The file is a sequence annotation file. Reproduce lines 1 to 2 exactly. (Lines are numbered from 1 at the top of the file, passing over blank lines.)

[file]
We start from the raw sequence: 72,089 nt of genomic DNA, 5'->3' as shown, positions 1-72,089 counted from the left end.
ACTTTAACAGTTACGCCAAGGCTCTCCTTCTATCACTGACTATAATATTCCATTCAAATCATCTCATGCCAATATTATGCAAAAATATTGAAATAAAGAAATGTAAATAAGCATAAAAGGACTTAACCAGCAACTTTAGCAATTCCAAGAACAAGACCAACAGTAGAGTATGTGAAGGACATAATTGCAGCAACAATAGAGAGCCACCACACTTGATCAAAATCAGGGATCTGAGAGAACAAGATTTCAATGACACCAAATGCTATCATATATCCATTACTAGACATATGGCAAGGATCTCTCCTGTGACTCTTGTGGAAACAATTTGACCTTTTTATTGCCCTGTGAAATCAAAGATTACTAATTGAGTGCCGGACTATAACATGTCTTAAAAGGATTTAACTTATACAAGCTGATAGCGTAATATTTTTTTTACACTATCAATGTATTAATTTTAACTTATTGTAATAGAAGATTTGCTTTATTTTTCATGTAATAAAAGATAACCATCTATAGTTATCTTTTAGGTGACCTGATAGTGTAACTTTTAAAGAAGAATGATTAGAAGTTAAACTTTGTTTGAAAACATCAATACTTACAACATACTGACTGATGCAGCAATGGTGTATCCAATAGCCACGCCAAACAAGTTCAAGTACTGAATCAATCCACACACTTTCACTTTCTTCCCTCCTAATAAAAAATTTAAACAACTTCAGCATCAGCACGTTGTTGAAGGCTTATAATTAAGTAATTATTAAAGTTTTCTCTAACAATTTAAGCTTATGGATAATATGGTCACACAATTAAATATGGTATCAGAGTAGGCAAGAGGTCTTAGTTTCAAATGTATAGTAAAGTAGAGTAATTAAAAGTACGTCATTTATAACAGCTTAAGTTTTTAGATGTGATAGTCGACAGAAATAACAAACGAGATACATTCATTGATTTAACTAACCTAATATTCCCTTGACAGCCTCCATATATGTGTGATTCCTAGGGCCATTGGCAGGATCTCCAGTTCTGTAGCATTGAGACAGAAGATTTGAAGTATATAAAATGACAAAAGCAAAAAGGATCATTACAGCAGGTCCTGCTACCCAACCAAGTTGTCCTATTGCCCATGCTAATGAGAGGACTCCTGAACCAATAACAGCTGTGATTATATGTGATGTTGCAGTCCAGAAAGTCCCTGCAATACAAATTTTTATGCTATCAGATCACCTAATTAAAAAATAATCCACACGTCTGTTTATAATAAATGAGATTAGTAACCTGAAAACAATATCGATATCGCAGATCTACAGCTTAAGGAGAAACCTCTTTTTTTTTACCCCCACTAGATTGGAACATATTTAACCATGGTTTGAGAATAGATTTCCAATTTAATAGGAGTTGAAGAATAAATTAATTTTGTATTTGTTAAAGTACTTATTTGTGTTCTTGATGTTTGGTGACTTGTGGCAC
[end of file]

We start from the raw sequence: 72,089 nt of genomic DNA, 5'->3' as shown, positions 1-72,089 counted from the left end.
ACTTTAACAGTTACGCCAAGGCTCTCCTTCTATCACTGACTATAATATTCCATTCAAATCATCTCATGCCAATATTATGCAAAAATATTGAAATAAAGAAATGTAAATAAGCATAAAAGGACTTAACCAGCAACTTTAGCAATTCCAAGAACAAGACCAACAGTAGAGTATGTGAAGGACATAATTGCAGCAACAATAGAGAGCCACCACACTTGATCAAAATCAGGGATCTGAGAGAACAAGATTTCAATGACACCAAATGCTATCATATATCCATTACTAGACATATGGCAAGGATCTCTCCTGTGACTCTTGTGGAAACAATTTGACCTTTTTATTGCCCTGTGAAATCAAAGATTACTAATTGAGTGCCGGACTATAACATGTCTTAAAAGGATTTAACTTATACAAGCTGATAGCGTAATATTTTTTTTACACTATCAATGTATTAATTTTAACTTATTGTAATAGAAGATTTGCTTTATTTTTCATGTAATAAAAGATAACCATCTATAGTTATCTTTTAGGTGACCTGATAGTGTAACTTTTAAAGAAGAATGATTAGAAGTTAAACTTTGTTTGAAAACATCAATACTTACAACATACTGACTGATGCAGCAATGGTGTATCCAATAGCCACGCCAAACAAGTTCAAGTACTGAATCAATCCACACACTTTCACTTTCTTCCCTCCTAATAAAAAATTTAAACAACTTCAGCATCAGCACGTTGTTGAAGGCTTATAATTAAGTAATTATTAAAGTTTTCTCTAACAATTTAAGCTTATGGATAATATGGTCACACAATTAAATATGGTATCAGAGTAGGCAAGAGGTCTTAGTTTCAAATGTATAGTAAAGTAGAGTAATTAAAAGTACGTCATTTATAACAGCTTAAGTTTTTAGATGTGATAGTCGACAGAAATAACAAACGAGATACATTCATTGATTTAACTAACCTAATATTCCCTTGACAGCCTCCATATATGTGTGATTCCTAGGGCCATTGGCAGGATCTCCAGTTCTGTAGCATTGAGACAGAAGATTTGAAGTATATAAAATGACAAAAGCAAAAAGGATCATTACAGCAGGTCCTGCTACCCAACCAAGTTGTCCTATTGCCCATGCTAATGAGAGGACTCCTGAACCAATAACAGCTGTGATTATATGTGATGTTGCAGTCCAGAAAGTCCCTGCAATACAAATTTTTATGCTATCAGATCACCTAATTAAAAAATAATCCACACGTCTGTTTATAATAAATGAGATTAGTAACCTGAAAACAATATCGATATCGCAGATCTACAGCTTAAGGAGAAACCTCTTTTTTTTTACCCCCACTAGATTGGAACATATTTAACCATGGTTTGAGAATAGATTTCCAATTTAATAGGAGTTGAAGAATAAATTAATTTTGTATTTGTTAAAGTACTTATTTGTGTTCTTGATGTTTGGTGACTTGTGGCAC